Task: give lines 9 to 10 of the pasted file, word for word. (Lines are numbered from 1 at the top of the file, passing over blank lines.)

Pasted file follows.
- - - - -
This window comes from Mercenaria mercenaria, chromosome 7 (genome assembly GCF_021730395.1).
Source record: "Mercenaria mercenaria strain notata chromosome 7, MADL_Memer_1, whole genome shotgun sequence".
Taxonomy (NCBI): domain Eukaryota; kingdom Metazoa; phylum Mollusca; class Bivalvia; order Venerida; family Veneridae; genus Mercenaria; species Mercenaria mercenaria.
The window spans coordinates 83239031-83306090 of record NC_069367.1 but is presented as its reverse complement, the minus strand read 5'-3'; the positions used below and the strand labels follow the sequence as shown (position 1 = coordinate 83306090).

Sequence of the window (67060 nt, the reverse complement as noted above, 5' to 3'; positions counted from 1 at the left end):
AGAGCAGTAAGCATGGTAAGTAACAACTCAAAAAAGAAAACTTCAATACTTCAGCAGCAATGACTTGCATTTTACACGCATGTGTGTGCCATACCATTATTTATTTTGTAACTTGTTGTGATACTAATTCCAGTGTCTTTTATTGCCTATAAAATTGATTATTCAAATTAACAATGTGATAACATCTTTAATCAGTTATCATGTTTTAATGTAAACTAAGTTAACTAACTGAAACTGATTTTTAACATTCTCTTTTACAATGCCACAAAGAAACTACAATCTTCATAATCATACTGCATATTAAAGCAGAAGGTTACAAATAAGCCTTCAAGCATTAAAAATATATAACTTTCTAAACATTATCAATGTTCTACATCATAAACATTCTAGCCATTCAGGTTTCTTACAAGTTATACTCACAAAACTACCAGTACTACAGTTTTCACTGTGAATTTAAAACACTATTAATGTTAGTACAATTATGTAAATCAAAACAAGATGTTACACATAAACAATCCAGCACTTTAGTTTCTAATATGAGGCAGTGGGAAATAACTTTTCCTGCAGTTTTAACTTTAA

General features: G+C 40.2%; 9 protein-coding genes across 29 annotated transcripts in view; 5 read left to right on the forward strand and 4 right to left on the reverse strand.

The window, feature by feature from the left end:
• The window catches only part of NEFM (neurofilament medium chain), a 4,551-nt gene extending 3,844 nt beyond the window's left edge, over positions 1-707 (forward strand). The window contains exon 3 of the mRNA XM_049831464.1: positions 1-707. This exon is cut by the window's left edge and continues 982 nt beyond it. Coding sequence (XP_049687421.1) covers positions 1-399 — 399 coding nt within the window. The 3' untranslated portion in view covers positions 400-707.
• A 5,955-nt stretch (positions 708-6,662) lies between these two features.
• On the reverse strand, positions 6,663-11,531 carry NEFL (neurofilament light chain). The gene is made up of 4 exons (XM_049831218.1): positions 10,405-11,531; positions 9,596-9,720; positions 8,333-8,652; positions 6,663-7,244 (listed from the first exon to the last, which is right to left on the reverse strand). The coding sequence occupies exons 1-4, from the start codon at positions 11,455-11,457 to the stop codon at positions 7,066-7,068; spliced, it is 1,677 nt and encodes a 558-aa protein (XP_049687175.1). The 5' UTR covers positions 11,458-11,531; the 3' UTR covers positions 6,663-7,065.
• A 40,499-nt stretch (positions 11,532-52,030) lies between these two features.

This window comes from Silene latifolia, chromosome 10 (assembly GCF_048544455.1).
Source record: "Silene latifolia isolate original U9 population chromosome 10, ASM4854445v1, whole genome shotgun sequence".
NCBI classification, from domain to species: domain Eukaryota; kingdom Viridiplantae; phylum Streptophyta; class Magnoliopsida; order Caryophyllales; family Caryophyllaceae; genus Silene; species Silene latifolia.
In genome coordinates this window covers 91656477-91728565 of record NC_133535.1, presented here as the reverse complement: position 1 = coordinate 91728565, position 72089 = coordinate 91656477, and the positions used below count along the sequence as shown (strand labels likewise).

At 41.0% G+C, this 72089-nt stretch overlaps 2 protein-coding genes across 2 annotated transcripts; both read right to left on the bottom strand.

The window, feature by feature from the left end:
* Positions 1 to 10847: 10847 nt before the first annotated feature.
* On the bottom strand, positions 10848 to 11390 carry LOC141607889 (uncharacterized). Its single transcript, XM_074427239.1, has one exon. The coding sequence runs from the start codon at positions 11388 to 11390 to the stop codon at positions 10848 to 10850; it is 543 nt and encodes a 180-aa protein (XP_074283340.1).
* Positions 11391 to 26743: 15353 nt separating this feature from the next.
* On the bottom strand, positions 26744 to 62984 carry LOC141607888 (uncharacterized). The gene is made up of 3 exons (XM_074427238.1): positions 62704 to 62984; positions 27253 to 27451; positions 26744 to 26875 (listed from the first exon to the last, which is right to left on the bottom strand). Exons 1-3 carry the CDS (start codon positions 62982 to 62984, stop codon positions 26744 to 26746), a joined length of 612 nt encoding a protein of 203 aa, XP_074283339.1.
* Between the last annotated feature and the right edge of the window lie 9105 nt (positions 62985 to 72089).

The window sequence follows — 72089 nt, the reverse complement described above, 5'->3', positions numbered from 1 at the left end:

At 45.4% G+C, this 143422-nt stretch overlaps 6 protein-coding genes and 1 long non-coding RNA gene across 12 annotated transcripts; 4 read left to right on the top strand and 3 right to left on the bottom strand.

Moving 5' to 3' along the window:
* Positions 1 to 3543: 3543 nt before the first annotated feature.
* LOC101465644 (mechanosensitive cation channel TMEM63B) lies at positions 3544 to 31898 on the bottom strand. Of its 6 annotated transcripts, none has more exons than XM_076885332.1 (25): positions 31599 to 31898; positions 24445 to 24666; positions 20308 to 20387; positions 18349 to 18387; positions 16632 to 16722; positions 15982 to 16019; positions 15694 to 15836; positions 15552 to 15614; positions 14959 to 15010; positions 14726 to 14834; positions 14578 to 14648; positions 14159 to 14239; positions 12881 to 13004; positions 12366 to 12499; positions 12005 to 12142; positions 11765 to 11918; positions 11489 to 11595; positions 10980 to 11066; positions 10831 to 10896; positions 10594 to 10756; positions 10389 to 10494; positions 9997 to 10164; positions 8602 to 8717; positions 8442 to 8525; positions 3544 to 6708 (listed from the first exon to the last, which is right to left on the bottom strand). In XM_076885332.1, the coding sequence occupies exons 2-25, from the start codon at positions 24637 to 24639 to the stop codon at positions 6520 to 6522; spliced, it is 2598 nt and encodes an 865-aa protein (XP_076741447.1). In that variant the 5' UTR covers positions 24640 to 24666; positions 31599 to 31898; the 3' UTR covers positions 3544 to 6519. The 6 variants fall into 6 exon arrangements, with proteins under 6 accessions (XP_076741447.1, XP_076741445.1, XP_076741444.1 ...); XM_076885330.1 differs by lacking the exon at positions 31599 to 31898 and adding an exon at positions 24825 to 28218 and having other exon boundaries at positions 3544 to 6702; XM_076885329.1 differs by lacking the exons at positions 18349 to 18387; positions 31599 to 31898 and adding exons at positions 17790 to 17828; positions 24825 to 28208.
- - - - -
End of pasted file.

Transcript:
• The window catches only part of NEFM (neurofilament medium chain), a 4,551-nt gene extending 3,844 nt beyond the window's left edge, over positions 1-707 (forward strand). The window contains exon 3 of the mRNA XM_049831464.1: positions 1-707. This exon is cut by the window's left edge and continues 982 nt beyond it. Coding sequence (XP_049687421.1) covers positions 1-399 — 399 coding nt within the window. The 3' untranslated portion in view covers positions 400-707.
• A 5,955-nt stretch (positions 708-6,662) lies between these two features.